Conditional function in the variational formula through stress tensor

Hello!

As the title says, I get some trouble with the splitting function lhs() and rhs() when I try to split the followed variational formulation :

f_u = inner( sigma(u,g , G, K0,ndim) , epsilon(v) ) * dx + dot( tn, v ) * ds
a_u = lhs(f_u)
L_u = rhs(f_u)

with function define here :

# degradation function
def gk( alpha,k = 1e-6):
    return (1 - alpha )**2 + k

#shape function
def w(alpha):
    return alpha**2

def epsilon(u):
    return sym(nabla_grad(u))

def ElasticEnergyDensityPlus(u,  K0, G):
    return 0.5* K0*(0.5*(tr(epsilon(u))+abs(tr(epsilon(u)))))**2 + G *inner(dev(epsilon(u)),dev(epsilon(u)))

def sigma(u ,g , G, K0,ndim):
    """
   Ko = initial stiffness
   G = shear modulus
   g = degradation function  = gk()
   u = displacement
    """
    Kd = conditional(gt(tr(epsilon(u)),0),g*K0, K0)
    return (2. * Kd  * tr(epsilon(u))*Identity(ndim) + G *g * dev(epsilon(u)))

Through the stress expression, I try to define the compression/traction distinction of the material behavior. In function of the sign of tr(epsilon), the stiffness coefficient Kd is weigted by a degradation function g

When I run, I get this error : Found Argument in , this is an invalid expression.
Traceback (most recent call last):
File “…/Main_SinglNotc_E2.py”, line 216, in
a_u = lhs(f_u)

This is the beginning of my code :

from fenics import *
import numpy as np
from Function import *
import matplotlib.pyplot as plt

# ------------------
# Parameters
# ------------------
ERROR = 40
set_log_level(ERROR) # log level
parameters.parse()   # read paramaters from command line
# set some dolfin specific parameters
parameters["form_compiler"]["optimize"]     = True
parameters["form_compiler"]["cpp_optimize"] = True
parameters["form_compiler"]["representation"] = "uflacs" # quadrature is deprecated

"""
=========================================================
                        Time Discretization
=========================================================
"""

T = 1.0           # final time
num_steps = 1000    # number of time steps
dt = T / num_steps # time step size
time_step = np.linspace(0, 1.0, 300)

"""
=========================================================
                        Create mesh
=========================================================
"""

nx = 50
ny = 50
mesh = UnitSquareMesh(nx, ny,'crossed')

"""
=========================================================
                        Space discretization
=========================================================
"""
degreeU   = 1
degreeAlpha = 1
degreeH   = 0
V         = VectorFunctionSpace(mesh,'Lagrange', degreeU)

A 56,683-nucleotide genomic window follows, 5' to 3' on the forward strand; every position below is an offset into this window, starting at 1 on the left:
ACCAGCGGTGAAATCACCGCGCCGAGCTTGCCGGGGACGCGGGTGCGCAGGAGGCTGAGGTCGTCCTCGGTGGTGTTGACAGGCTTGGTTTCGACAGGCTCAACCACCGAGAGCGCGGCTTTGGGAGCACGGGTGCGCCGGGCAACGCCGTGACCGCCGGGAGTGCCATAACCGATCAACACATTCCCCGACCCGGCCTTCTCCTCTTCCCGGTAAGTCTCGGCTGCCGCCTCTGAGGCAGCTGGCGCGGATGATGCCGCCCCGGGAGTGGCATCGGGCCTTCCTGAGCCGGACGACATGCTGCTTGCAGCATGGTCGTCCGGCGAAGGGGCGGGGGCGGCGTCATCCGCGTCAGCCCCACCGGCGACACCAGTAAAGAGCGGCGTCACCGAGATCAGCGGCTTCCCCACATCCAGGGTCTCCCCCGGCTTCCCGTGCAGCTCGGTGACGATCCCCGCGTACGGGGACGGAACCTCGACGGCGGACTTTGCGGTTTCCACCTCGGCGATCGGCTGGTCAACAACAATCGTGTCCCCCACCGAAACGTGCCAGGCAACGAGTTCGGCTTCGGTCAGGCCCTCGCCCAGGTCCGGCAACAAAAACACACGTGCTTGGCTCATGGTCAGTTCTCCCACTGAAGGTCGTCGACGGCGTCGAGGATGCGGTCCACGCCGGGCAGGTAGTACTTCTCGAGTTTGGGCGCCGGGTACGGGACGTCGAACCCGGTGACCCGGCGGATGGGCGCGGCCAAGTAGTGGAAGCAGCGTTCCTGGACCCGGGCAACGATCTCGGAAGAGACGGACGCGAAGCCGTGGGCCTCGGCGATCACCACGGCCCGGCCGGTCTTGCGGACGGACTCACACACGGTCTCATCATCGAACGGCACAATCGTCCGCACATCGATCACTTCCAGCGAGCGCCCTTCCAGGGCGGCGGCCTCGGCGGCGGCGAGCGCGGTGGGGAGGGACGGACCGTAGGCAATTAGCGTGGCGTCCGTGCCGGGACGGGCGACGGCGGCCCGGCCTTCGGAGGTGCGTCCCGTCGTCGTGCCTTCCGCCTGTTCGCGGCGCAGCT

V_alpha       = FunctionSpace(mesh,'Lagrange', degreeAlpha)
V_H       = FunctionSpace(mesh,'DG', degreeH)
Tens      = TensorFunctionSpace(mesh, 'Lagrange', 1)


"""
=========================================================
    Define Trial and Test Function
    Define functions for solutions at current times steps
=========================================================
"""
u,v,u_            = TrialFunction(V), TestFunction(V), Function(V)
alpha,beta,alpha_ = TrialFunction(V_alpha), TestFunction(V_alpha), Function(V_alpha)


"""
===================================================================
                        Physical parameters
Parameters
___________________________________________________________________
E= Yound modulus            nu : poisson coef
mu=shear modulus            K0 : stiffness
mu, lmbda = lamé coeff      Gc : critical energy released rate J/mm²
lw= regularization parameter (internal length) mm

cw=normalized parameter (depends on the shape function w)
for w = phi1² cw = 2
    w = phi1  cw = 3/8
===================================================================
"""

E, nu     = Constant(1000), Constant(0.3) #[MPa]
G    = Constant(E / (2.0*(1.0 + nu))) # [MPa]
lmbda = Constant (E * nu / ((1.0 + nu)* (1.0 - 2.0*nu)))
K0, Gc    = Constant(lmbda+2./3.*G), Constant(0.3)
cw, lw    = Constant(2), Constant(0.1) # [mm]
Y_seuil = 0#Constant(Gc/(2*lw))

"""
=========================================================
                        Boundary condition
=========================================================
"""
#loading : linear displacement (ux,uy) = (0,t/4) 
Disp=Expression( ('0.0', 't/4.'),t = 0.0, degree = 1 )

# boolean boundary function
boundary_bottom  = 'near(x[1], 0)'
boundary_up      = 'near(x[1], 1)'
#Crach_boundary      = 'near(x[1], 0.5)' && 'between(x[0], (0., 0.3)) ' 
class Precrack(SubDomain):
    def inside(self, x, on_boundary):
        return (between(x[0], (0., 0.3))  and near(x[1], 0.5) ) # and : &&

# Initialize mesh function for exterior domains / corresponding tags to the boundaries

#Up, bottom and crack domain
crack = Precrack()
bottom = CompiledSubDomain(boundary_bottom)
up = CompiledSubDomain(boundary_up)
boundaries = MeshFunction("size_t", mesh,1)
boundaries.set_all(0)
bottom.mark(boundaries, 1) # mark left as 1
up.mark(boundaries, 2) # mark right as 2